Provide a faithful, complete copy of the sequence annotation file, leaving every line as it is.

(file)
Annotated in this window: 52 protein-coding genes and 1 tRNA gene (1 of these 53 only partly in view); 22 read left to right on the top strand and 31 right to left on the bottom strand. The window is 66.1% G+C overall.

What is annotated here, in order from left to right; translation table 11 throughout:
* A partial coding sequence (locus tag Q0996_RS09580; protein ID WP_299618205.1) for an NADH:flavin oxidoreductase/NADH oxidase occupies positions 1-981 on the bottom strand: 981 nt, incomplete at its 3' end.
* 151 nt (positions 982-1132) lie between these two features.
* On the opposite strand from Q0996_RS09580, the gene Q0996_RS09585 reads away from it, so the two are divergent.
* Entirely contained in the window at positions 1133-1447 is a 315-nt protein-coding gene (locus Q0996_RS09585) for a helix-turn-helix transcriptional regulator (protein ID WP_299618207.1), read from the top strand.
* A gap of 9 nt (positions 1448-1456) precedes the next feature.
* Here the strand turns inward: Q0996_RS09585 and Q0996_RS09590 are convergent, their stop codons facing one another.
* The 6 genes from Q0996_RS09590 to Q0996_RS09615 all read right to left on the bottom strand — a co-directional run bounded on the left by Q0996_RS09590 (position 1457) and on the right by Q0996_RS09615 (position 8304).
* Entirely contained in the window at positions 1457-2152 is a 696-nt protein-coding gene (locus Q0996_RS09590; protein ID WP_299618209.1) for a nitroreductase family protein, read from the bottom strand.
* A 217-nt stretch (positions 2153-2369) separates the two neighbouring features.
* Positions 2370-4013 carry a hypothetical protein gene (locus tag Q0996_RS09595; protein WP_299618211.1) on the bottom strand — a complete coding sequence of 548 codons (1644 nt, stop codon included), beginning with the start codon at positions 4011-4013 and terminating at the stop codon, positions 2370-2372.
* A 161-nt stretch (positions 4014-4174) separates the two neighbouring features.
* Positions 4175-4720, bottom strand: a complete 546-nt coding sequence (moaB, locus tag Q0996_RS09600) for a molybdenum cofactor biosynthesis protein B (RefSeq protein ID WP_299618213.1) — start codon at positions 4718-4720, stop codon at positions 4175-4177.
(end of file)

Annotated in this window: 52 protein-coding genes and 1 tRNA gene (1 of these 53 only partly in view); 22 read left to right on the top strand and 31 right to left on the bottom strand. The window is 66.1% G+C overall.

What is annotated here, in order from left to right; translation table 11 throughout:
* A partial coding sequence (locus tag Q0996_RS09580; protein ID WP_299618205.1) for an NADH:flavin oxidoreductase/NADH oxidase occupies positions 1-981 on the bottom strand: 981 nt, incomplete at its 3' end.
* 151 nt (positions 982-1132) lie between these two features.
* On the opposite strand from Q0996_RS09580, the gene Q0996_RS09585 reads away from it, so the two are divergent.
* Entirely contained in the window at positions 1133-1447 is a 315-nt protein-coding gene (locus Q0996_RS09585) for a helix-turn-helix transcriptional regulator (protein ID WP_299618207.1), read from the top strand.
* A gap of 9 nt (positions 1448-1456) precedes the next feature.
* Here the strand turns inward: Q0996_RS09585 and Q0996_RS09590 are convergent, their stop codons facing one another.
* The 6 genes from Q0996_RS09590 to Q0996_RS09615 all read right to left on the bottom strand — a co-directional run bounded on the left by Q0996_RS09590 (position 1457) and on the right by Q0996_RS09615 (position 8304).
* Entirely contained in the window at positions 1457-2152 is a 696-nt protein-coding gene (locus Q0996_RS09590; protein ID WP_299618209.1) for a nitroreductase family protein, read from the bottom strand.
* A 217-nt stretch (positions 2153-2369) separates the two neighbouring features.
* Positions 2370-4013 carry a hypothetical protein gene (locus tag Q0996_RS09595; protein WP_299618211.1) on the bottom strand — a complete coding sequence of 548 codons (1644 nt, stop codon included), beginning with the start codon at positions 4011-4013 and terminating at the stop codon, positions 2370-2372.
* A 161-nt stretch (positions 4014-4174) separates the two neighbouring features.
* Positions 4175-4720, bottom strand: a complete 546-nt coding sequence (moaB, locus tag Q0996_RS09600) for a molybdenum cofactor biosynthesis protein B (RefSeq protein ID WP_299618213.1) — start codon at positions 4718-4720, stop codon at positions 4175-4177.